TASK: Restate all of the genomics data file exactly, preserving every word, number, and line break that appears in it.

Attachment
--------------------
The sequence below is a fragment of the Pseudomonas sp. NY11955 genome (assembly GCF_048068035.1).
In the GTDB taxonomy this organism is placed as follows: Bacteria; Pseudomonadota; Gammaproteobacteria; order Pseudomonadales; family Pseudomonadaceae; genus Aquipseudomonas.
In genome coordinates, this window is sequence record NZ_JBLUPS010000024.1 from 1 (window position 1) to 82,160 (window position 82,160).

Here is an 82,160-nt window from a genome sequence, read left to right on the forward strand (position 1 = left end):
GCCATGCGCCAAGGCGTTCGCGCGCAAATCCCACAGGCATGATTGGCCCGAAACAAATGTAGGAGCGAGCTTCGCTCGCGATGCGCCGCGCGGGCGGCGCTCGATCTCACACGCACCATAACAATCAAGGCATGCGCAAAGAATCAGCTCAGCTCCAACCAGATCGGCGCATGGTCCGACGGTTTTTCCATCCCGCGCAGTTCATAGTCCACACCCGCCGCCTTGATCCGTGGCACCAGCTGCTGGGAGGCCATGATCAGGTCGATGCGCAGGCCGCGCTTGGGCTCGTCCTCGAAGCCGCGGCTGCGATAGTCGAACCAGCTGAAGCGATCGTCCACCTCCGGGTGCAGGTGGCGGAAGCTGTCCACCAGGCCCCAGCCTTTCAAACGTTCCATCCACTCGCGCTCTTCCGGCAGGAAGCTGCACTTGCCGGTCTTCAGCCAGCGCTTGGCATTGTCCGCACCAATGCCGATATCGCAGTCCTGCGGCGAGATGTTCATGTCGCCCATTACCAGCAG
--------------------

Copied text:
The sequence below is a fragment of the Pseudomonas sp. NY11955 genome (assembly GCF_048068035.1).
In the GTDB taxonomy this organism is placed as follows: Bacteria; Pseudomonadota; Gammaproteobacteria; order Pseudomonadales; family Pseudomonadaceae; genus Aquipseudomonas.
In genome coordinates, this window is sequence record NZ_JBLUPS010000024.1 from 1 (window position 1) to 82,160 (window position 82,160).

Here is an 82,160-nt window from a genome sequence, read left to right on the forward strand (position 1 = left end):
GCCATGCGCCAAGGCGTTCGCGCGCAAATCCCACAGGCATGATTGGCCCGAAACAAATGTAGGAGCGAGCTTCGCTCGCGATGCGCCGCGCGGGCGGCGCTCGATCTCACACGCACCATAACAATCAAGGCATGCGCAAAGAATCAGCTCAGCTCCAACCAGATCGGCGCATGGTCCGACGGTTTTTCCATCCCGCGCAGTTCATAGTCCACACCCGCCGCCTTGATCCGTGGCACCAGCTGCTGGGAGGCCATGATCAGGTCGATGCGCAGGCCGCGCTTGGGCTCGTCCTCGAAGCCGCGGCTGCGATAGTCGAACCAGCTGAAGCGATCGTCCACCTCCGGGTGCAGGTGGCGGAAGCTGTCCACCAGGCCCCAGCCTTTCAAACGTTCCATCCACTCGCGCTCTTCCGGCAGGAAGCTGCACTTGCCGGTCTTCAGCCAGCGCTTGGCATTGTCCGCACCAATGCCGATATCGCAGTCCTGCGGCGAGATGTTCATGTCGCCCATTACCAGCAG